Nystagmus

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nystagmus

[nə′stag·məs]
(medicine)
Involuntary oscillatory movement of the eyeballs.

Nystagmus

 

an involuntary, rapid rhythmic oscillation of the eyeballs. The bilateral form of nystagmus is much more common than the unilateral form. Nystagmus can be lateral, rotatory, vertical, or diagonal, depending on the direction of the oscillations of the eyeball. The condition need not be pathological. For example, rotatory nystagmus can be induced in healthy persons who are revolving in a swivel chair, optokinetic nystagmus can result from fixing the eyes on moving objects, and caloric nystagmus can result when cold or warm water is poured into the ear.

Nystagmus is pathological when it results from a morbid condition in the vestibulocochlear nerve, in the vestibular nuclei of the brainstem, or in the labyrinth of the vestibular apparatus. Nystagmus can also result from a morbid process in the cerebellum, an inflammation of the inner ear, cerebrocranial traumas, infections and toxicoses of the brain, or neoplasms in the brain. In rarer cases, nystagmus is caused by eye diseases. Miner’s nystagmus is an occupational disease in miners who work with a pick under poorly illuminated and poorly ventilated conditions. Because these workers are constantly looking up or to the side, certain eye muscles become strained.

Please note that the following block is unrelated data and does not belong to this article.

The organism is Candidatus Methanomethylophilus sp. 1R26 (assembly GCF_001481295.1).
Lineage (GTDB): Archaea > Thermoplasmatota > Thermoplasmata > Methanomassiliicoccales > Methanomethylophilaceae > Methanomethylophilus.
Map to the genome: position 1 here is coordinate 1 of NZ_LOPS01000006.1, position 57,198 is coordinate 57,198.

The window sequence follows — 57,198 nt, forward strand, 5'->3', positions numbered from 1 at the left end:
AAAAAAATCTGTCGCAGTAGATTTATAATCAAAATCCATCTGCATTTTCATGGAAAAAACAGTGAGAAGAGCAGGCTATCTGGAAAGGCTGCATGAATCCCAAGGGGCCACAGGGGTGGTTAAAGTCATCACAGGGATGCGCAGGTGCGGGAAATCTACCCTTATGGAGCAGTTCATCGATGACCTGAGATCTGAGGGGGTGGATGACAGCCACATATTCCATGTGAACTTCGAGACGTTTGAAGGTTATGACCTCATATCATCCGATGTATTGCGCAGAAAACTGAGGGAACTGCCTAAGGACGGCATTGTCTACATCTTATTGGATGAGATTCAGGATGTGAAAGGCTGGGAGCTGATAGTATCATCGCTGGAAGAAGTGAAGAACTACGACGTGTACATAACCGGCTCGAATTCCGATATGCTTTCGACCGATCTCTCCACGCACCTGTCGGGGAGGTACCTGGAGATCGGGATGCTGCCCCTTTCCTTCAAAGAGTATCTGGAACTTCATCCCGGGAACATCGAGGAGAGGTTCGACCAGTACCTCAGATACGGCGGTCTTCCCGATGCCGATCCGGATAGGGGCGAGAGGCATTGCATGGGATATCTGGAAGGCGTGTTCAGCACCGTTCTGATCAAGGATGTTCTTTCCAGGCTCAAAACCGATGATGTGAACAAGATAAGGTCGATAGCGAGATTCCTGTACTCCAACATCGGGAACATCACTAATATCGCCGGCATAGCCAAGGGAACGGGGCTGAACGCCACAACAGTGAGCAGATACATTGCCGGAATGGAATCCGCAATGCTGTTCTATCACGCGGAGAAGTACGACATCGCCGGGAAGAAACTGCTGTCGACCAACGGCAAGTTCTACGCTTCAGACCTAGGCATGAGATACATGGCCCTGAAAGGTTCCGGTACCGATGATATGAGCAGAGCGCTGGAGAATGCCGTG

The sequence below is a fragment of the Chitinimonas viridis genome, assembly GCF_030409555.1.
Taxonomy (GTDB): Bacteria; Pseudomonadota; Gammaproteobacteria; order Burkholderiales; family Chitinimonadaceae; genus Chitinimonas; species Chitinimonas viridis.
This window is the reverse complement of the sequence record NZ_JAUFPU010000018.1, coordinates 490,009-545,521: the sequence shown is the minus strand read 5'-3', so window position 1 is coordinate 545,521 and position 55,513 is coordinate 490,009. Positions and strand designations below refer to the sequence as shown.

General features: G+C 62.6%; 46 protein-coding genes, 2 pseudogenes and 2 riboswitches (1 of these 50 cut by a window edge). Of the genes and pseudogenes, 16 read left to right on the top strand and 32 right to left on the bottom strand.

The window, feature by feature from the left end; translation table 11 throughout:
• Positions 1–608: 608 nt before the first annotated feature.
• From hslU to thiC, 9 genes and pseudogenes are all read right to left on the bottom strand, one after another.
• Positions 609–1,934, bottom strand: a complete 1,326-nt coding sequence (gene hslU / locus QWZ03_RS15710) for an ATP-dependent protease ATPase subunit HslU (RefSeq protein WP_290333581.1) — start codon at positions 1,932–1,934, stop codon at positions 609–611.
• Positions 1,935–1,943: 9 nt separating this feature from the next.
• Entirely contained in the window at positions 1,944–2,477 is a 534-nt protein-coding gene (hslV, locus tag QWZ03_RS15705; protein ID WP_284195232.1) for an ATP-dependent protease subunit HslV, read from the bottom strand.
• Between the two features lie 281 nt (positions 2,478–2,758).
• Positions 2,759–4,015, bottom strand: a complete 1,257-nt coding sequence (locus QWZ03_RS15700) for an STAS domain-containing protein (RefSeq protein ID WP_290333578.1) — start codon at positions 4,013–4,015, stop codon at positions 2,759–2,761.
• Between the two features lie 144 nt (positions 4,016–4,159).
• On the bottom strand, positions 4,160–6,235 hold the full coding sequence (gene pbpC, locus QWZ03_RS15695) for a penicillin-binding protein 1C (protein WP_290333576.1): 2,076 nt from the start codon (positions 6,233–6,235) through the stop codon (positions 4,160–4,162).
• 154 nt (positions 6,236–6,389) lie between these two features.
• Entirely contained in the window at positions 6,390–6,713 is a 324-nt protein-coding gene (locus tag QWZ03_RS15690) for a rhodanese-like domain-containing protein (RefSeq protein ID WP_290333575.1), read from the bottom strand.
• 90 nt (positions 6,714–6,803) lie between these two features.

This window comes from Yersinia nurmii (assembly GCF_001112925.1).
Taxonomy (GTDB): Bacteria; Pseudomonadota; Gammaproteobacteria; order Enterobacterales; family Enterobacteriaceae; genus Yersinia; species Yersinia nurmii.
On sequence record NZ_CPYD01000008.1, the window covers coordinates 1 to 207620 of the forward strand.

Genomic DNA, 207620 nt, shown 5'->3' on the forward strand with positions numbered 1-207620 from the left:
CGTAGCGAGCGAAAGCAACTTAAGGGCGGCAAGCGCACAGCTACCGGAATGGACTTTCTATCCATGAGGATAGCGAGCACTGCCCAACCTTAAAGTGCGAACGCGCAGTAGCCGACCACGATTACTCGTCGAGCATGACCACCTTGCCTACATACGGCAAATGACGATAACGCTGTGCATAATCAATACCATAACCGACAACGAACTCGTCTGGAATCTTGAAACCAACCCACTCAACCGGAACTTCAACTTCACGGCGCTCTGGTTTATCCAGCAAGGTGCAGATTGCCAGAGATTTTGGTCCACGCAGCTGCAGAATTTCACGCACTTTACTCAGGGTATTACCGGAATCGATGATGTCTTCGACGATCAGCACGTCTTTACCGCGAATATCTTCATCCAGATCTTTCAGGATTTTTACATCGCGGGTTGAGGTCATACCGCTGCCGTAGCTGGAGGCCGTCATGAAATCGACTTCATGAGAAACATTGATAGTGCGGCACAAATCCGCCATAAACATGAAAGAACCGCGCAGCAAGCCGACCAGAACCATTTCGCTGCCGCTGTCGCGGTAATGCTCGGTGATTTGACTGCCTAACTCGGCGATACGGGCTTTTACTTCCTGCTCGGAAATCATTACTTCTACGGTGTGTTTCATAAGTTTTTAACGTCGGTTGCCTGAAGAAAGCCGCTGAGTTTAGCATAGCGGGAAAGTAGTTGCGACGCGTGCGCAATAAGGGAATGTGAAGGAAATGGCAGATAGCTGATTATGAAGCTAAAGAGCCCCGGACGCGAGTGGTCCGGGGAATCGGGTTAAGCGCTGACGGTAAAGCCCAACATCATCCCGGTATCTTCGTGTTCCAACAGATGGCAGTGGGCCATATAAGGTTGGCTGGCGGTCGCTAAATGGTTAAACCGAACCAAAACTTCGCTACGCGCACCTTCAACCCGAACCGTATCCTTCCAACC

Nystagmus is treated by eliminating the underlying cause. In cases of miner’s nystagmus, the worker is transferred to jobs above the ground.

REFERENCE

Tsimmerman, G. S. Klinicheskaia otonevrologiia. Moscow, 1952.

V. A. KARLOV

References in periodicals archive ?
The horizontal gaze nystagmus test involves asking a subject to focus on an object such as a pen held about a foot away, just above eye level, and to follow the object as the test administrator moves it from side to side.
The court held, inter alia, that the issue in the case was whether a report of a person driving under administered narcotics, and the failure of a horizontal gaze nystagmus test is sufficient evidence for a police officer to make a stop and/or arrest for driving under the influence.
Drivers are asked to recite the alphabet, stand on one leg, complete a nine-step heel-to-toe walk and watch as a pen is moved in front of them as part of a horizontal gaze nystagmus test.
Law enforcement authorities have used the horizontal gaze nystagmus (HGN) L test for years as one of several field sobriety tests.